CHICAGO – With little reported headway being made toward a fiscal 2019 budget as the General Assembly's spring session heads into its final month, Illinois lawmakers are pressing forward on a measure that would empower the state treasurer to purchase overdue state vendor bills and pitching efforts to cap spending.
Senate Bill 2858, sponsored by Sen. Heather Steans, D-Chicago, seeks to help whittle down the state’s $8 billion backlog and curtail the state’s interest tab for its overdue bills.
“This is a winning strategy to make more headway on the bill backlog,” Steans said.
The legislation recently cleared the Senate and is expected to be heard by a House committee after the chamber returns next week.
The current backlog stands at $6.8 billion after Illinois issued bonds to whittle down what was a record $16.7 billion backlog in the fall. The bills piled up during the state's two years without a budget. Gov. Bruce Rauner’s administration estimates the fiscal year will end June 30 with a $7.7 billion backlog.
The legislation would give State Treasurer Michael Frerichs status as a qualified purchaser under the state’s vendor payment program and allow the office to purchase qualified account receivables from state vendors awaiting payment for 90 days or longer. Currently, account receivables are not a permitted investment.
The state’s overdue bills accrue interest at up to 1% monthly with more than $1 billion in interest paid over the last several years. The treasurer’s purchases would pay a monthly .3% rate.
“This legislation would reduce the interest rate on those bills when bought by the treasurer’s office to 3.6%,” Frerichs said. “This isn’t borrowing any additional money…it is refinancing that debt to a lower interest rate which will free up more money to pay down the bill backlog.”
Under the existing vendor purchase programs, four financing firms are permitted to purchase overdue bills and collect the 9% to 12% interest. The firms recently warned that the state is far in arrears on interest payments, which threatens their future ability to participate in the program.
In addition to trimming state general fund interest costs, the change would earn a higher rate than many other of the state’s permissible investment vehicles. The treasurer manages a $12 billion to $15 billion state investment pool and has said he could devote between $500 million and $1 billion to the vendor program.
The 3.6% of interest would go into the road fund or whatever fund is used to refinance the debt, Frerichs added.
Senate Bill 2661, sponsored by Jacqueline Collins, D-Chicago, would expand the treasurer’s ability to purchase county and municipal bonds by allowing the office to buy at or above par to take advantage of a rising interest rate environment. Currently, the law limits bond purchases not to exceed par value. It, too, has cleared the Senate and is awaiting a House committee hearing.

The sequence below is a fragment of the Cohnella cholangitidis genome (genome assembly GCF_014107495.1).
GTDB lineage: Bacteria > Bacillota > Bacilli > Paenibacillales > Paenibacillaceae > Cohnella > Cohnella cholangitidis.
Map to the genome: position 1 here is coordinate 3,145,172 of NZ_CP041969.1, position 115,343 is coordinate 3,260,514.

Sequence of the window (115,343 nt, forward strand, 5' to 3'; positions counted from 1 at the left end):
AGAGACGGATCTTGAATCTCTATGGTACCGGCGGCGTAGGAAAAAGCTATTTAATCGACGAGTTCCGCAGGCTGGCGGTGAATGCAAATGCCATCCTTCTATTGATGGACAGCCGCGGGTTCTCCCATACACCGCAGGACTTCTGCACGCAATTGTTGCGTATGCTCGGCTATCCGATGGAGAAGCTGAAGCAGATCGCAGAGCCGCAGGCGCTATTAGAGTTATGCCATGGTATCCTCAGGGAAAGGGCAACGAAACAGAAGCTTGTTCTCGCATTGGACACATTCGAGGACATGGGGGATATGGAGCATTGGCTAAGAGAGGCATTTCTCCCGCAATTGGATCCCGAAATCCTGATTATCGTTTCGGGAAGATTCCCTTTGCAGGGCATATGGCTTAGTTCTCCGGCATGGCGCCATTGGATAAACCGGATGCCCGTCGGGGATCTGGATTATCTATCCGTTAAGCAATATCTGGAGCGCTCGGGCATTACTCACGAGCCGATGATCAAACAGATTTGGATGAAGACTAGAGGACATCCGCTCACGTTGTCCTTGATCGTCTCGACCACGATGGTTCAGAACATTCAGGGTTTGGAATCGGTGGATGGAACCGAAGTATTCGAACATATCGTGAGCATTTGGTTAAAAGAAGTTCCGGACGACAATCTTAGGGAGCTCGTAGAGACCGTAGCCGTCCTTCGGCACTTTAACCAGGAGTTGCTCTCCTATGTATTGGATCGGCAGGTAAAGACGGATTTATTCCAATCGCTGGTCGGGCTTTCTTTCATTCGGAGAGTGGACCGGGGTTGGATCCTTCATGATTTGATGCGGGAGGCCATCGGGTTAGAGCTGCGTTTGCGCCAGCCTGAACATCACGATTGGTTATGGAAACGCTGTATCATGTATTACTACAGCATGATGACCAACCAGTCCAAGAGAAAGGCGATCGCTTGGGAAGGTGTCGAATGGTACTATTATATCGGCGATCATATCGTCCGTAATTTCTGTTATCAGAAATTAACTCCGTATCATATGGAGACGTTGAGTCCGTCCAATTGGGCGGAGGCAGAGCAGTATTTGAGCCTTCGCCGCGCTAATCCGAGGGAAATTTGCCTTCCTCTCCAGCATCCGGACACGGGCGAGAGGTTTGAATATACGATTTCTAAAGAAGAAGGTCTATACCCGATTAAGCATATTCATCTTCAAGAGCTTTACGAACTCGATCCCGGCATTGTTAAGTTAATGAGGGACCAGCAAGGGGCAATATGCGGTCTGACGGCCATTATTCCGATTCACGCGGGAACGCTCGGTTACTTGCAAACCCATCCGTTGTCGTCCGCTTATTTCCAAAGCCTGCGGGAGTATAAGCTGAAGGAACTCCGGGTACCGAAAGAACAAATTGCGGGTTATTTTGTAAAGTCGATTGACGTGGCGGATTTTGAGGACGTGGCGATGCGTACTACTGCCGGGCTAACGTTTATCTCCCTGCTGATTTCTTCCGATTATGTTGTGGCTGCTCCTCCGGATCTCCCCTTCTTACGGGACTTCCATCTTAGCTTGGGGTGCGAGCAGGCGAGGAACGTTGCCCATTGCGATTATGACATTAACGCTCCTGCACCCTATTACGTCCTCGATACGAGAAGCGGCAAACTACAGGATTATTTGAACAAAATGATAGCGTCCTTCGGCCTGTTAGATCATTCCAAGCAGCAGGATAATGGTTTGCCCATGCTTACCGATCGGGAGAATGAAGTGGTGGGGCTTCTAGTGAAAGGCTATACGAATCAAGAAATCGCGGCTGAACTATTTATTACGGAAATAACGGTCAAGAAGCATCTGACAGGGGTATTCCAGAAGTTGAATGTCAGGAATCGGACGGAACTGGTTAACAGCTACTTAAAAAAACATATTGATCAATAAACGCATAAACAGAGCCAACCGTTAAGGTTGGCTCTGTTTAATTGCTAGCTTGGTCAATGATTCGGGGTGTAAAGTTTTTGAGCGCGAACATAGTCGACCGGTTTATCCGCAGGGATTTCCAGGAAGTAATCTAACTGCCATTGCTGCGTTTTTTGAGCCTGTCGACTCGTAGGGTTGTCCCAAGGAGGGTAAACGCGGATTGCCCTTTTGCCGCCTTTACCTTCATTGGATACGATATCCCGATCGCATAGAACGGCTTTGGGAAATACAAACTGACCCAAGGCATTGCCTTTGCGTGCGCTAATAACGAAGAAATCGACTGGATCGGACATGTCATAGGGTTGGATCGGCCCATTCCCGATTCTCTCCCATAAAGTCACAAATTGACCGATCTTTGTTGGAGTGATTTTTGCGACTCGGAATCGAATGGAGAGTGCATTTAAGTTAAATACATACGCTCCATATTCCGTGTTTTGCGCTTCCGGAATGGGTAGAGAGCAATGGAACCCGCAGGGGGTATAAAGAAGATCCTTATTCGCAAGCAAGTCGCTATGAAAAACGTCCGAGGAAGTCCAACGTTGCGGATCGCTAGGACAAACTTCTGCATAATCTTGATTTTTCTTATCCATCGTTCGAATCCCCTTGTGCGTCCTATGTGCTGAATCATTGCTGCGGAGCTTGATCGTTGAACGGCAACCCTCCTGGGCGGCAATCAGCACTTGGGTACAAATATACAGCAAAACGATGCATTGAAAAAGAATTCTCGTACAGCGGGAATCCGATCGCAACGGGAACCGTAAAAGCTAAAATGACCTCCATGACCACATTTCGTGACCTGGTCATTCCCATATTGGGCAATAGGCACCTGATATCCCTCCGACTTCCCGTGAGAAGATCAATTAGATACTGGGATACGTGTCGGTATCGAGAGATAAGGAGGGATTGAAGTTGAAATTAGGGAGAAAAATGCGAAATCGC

The current requirement “prevents the state treasurer from purchasing qualified, highly rated municipal bonds offered at market rates, which may exceed par at the time of purchase, but will pay a higher coupon payment than current market conditions,” a bill summary says, adding that the “ability to purchase municipal bonds above par provides for upside benefits and downside protection in a changing interest rate environment.”
Other fiscal matters are high on legislative minds. Republican legislative leaders have filed resolutions calling for the adoption of a formal, certified revenue estimate for fiscal 2019.
“We owe it to Illinois taxpayers to take this first step in finally balancing the state’s checkbook and putting Illinois on the right track towards fiscal stability,” House Minority Leader Jim Durkin, R-Western Springs, said in a statement.
Rauner is pushing for a certified estimate also, but his Office of Management and Budget and the Commission on Government Forecasting and Accountability are only $99 million, or .3% apart on projections. GOMB projects $37.96 billion while COGFA projects $37.87 billion.
COGFA and governor's office estimates have tracked closely for years while being overly optimistic or pessimistic on actual revenue collections.
The Chicago Civic Federation said in a recent report it has “long supported the development of a consensus revenue forecast” because public finance experts recommend that the branches of government reach agreement prior to publication of the governor’s budget to help ensure the review of critical assumptions, remove the forecast from ongoing dispute, and keep the budget process on track.
Rauner has already proposed his fiscal 2019 budget.
A bipartisan group of lawmakers are also backing a measure to amend the state constitution to limit the growth of general revenue fund appropriations to the rate of the state’s recent economic growth. The legislature would require lawmakers need to adopt a resolution saying that an emergency exists to exceed the amount.
The General Assembly formally adjourns at the end of May and passage of measures after that require a higher vote threshold to take effect immediately.